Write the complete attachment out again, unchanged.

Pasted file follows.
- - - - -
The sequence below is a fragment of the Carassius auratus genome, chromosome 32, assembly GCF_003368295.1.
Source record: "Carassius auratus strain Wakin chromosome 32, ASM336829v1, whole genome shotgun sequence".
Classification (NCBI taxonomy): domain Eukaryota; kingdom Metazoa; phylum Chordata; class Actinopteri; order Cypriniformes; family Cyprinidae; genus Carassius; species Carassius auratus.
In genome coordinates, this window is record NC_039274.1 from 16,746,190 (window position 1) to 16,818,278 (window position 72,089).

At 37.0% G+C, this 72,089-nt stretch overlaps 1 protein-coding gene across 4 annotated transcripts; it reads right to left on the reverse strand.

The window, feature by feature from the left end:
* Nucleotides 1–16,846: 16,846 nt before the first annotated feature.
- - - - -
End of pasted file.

The sequence below is a fragment of the Carassius auratus genome, chromosome 32, assembly GCF_003368295.1.
Source record: "Carassius auratus strain Wakin chromosome 32, ASM336829v1, whole genome shotgun sequence".
Classification (NCBI taxonomy): domain Eukaryota; kingdom Metazoa; phylum Chordata; class Actinopteri; order Cypriniformes; family Cyprinidae; genus Carassius; species Carassius auratus.
In genome coordinates, this window is record NC_039274.1 from 16,746,190 (window position 1) to 16,818,278 (window position 72,089).

At 37.0% G+C, this 72,089-nt stretch overlaps 1 protein-coding gene across 4 annotated transcripts; it reads right to left on the reverse strand.

The window, feature by feature from the left end:
* Nucleotides 1–16,846: 16,846 nt before the first annotated feature.